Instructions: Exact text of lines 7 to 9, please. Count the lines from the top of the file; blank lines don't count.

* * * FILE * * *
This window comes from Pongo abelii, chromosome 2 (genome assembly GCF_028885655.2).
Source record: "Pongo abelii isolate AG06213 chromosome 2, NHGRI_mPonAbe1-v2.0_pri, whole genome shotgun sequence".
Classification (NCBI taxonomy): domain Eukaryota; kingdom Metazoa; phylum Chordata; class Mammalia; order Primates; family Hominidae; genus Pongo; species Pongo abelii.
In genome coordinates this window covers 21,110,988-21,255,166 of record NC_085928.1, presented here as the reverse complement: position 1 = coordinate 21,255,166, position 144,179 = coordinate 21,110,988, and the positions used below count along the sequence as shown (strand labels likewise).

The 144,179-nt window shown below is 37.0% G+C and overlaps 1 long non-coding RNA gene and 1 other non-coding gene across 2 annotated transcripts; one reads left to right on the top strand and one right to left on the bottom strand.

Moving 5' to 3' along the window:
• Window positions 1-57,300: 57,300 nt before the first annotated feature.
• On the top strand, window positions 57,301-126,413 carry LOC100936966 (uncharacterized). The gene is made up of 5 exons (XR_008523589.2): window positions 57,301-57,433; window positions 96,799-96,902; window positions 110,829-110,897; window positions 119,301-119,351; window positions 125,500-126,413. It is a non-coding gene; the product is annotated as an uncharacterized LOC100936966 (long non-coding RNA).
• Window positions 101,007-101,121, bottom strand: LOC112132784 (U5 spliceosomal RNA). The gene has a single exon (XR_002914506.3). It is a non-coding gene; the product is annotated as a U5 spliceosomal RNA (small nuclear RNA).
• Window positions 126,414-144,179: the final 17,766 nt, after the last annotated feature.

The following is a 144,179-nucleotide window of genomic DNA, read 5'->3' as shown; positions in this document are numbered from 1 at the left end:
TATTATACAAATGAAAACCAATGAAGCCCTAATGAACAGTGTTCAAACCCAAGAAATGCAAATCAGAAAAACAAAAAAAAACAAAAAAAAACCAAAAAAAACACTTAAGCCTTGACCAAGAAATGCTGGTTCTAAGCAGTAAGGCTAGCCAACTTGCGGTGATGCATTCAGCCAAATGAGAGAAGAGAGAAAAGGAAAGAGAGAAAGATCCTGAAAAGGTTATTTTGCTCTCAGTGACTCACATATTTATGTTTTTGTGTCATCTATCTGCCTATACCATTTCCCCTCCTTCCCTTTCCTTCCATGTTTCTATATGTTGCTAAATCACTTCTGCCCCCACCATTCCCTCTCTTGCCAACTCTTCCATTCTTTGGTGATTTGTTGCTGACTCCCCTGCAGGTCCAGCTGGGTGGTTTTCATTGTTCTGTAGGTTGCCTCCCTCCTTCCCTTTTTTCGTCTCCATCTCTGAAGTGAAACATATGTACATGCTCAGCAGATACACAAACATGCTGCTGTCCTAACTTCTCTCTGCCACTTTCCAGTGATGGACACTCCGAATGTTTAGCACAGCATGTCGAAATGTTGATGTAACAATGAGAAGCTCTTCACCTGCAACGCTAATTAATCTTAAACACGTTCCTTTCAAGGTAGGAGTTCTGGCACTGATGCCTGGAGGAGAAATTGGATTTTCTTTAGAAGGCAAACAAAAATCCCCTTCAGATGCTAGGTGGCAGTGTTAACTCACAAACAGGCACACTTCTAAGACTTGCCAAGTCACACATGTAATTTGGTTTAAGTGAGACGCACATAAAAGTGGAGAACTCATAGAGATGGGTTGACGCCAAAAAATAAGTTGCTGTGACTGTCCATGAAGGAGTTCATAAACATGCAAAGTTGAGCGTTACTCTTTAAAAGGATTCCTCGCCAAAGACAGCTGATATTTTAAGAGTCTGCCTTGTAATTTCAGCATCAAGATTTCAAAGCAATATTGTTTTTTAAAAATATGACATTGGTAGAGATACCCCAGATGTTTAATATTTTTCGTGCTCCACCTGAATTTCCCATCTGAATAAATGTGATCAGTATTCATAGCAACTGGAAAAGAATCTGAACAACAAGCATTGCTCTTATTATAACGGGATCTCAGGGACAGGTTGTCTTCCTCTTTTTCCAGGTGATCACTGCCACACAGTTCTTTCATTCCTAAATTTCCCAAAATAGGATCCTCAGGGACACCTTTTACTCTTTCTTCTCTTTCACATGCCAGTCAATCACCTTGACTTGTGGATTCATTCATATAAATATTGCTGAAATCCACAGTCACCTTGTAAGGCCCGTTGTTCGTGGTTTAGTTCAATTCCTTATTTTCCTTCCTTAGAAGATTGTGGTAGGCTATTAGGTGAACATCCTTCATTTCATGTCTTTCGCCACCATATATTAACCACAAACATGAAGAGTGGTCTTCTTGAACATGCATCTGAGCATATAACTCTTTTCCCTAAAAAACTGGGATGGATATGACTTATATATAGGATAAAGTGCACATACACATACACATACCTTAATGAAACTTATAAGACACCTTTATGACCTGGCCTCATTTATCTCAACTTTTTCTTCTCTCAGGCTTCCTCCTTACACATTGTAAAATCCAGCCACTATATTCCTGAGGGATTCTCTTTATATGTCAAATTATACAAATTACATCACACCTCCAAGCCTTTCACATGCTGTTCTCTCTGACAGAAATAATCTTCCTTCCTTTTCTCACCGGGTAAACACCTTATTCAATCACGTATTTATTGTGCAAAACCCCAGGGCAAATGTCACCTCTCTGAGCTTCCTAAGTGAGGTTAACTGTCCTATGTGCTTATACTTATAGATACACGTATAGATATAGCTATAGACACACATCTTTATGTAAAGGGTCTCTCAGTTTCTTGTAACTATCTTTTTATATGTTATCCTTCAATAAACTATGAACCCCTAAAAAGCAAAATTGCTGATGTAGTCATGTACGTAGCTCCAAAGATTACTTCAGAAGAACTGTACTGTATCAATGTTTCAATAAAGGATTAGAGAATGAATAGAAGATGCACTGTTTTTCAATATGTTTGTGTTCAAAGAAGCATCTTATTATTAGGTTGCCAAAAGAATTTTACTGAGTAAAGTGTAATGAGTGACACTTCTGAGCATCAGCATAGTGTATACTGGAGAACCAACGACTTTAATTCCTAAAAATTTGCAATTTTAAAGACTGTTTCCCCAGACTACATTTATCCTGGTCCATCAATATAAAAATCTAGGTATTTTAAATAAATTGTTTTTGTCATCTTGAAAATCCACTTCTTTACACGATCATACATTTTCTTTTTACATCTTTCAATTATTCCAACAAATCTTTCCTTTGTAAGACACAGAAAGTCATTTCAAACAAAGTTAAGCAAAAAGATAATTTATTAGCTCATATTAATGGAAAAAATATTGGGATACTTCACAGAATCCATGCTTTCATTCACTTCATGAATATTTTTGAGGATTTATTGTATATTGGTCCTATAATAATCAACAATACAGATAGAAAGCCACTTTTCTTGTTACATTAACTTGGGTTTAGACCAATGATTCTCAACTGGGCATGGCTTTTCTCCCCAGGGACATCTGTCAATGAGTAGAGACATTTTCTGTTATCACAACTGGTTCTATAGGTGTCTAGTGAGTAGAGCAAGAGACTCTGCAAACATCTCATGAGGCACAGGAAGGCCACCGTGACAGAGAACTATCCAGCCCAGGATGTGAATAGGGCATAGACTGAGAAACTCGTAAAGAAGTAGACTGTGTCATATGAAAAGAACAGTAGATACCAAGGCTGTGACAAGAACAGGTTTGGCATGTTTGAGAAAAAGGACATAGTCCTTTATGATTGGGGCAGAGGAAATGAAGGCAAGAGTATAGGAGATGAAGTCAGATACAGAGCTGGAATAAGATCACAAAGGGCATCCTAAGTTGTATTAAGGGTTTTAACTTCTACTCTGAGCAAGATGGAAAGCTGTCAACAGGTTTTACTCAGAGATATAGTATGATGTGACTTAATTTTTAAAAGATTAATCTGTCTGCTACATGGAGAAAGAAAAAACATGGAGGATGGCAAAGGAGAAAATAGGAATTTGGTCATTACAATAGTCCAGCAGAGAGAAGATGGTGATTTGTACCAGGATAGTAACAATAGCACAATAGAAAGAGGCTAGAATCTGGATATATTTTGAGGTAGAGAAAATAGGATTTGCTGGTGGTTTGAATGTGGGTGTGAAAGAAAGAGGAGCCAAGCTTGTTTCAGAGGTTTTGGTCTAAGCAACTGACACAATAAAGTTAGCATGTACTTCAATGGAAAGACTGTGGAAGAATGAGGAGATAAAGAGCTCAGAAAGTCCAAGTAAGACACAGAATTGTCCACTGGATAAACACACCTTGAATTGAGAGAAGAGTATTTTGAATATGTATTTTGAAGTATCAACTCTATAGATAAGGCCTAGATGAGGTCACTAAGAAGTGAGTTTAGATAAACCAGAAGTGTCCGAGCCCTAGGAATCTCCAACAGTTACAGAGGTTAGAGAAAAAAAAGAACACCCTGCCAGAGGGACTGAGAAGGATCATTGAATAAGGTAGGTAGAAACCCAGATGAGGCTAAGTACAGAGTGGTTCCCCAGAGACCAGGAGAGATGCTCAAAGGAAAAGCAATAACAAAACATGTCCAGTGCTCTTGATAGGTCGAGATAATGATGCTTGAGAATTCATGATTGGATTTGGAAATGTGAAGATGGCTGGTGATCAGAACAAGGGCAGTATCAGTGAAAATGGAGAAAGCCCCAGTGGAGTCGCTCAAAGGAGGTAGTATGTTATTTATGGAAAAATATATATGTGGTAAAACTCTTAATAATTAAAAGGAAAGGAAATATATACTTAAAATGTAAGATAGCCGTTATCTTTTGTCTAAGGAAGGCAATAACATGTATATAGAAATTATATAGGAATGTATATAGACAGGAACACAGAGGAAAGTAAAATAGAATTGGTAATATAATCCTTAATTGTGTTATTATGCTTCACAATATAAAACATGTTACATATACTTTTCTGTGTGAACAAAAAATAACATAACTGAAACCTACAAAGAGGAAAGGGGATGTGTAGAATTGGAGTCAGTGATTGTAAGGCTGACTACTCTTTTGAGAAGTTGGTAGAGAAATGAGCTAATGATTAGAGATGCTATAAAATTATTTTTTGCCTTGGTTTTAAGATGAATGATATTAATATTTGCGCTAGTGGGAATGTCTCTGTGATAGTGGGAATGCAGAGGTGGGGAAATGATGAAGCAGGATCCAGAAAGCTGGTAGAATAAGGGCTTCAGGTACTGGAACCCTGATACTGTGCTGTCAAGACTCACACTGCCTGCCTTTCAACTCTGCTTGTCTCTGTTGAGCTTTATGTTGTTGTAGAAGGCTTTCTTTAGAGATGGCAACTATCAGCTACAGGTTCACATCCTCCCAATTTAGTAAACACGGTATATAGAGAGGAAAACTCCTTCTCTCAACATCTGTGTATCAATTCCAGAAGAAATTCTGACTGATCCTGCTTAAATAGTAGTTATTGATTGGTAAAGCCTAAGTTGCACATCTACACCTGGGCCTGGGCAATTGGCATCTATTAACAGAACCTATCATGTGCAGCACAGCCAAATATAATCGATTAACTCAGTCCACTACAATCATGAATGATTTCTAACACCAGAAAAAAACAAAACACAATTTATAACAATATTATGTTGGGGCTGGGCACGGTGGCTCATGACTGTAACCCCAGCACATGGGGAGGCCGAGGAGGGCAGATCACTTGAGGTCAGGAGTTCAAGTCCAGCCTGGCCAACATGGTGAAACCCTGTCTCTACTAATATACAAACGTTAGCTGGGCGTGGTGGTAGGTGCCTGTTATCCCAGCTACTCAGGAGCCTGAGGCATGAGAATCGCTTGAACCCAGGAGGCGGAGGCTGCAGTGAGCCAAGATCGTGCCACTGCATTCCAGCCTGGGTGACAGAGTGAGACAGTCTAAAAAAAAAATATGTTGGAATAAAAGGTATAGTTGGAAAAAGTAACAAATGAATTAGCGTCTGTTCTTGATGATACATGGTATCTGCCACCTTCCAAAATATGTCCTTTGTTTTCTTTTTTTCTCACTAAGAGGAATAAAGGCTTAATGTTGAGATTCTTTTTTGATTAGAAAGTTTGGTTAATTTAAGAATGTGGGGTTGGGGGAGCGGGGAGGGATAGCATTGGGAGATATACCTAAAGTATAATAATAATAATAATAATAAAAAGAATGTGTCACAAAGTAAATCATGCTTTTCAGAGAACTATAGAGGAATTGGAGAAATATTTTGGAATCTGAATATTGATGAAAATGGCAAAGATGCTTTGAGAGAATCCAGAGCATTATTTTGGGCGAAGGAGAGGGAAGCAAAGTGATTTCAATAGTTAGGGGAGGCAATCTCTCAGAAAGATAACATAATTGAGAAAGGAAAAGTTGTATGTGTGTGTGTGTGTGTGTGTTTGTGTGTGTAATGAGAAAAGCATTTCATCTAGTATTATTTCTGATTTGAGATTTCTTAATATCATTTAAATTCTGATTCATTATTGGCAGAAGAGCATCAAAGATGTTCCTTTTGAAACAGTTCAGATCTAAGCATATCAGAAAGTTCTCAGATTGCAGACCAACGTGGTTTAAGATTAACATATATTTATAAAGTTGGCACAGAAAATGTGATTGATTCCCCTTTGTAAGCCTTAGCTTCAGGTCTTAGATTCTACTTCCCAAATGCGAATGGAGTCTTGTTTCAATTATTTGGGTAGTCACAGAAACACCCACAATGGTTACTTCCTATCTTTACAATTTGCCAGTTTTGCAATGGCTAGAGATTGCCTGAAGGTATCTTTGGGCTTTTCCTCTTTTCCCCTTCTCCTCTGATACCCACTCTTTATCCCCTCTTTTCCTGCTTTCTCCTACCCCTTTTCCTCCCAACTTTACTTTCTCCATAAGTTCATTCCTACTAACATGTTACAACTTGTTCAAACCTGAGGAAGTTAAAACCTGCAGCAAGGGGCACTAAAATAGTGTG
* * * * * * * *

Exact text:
• Window positions 1-57,300: 57,300 nt before the first annotated feature.
• On the top strand, window positions 57,301-126,413 carry LOC100936966 (uncharacterized). The gene is made up of 5 exons (XR_008523589.2): window positions 57,301-57,433; window positions 96,799-96,902; window positions 110,829-110,897; window positions 119,301-119,351; window positions 125,500-126,413. It is a non-coding gene; the product is annotated as an uncharacterized LOC100936966 (long non-coding RNA).
• Window positions 101,007-101,121, bottom strand: LOC112132784 (U5 spliceosomal RNA). The gene has a single exon (XR_002914506.3). It is a non-coding gene; the product is annotated as a U5 spliceosomal RNA (small nuclear RNA).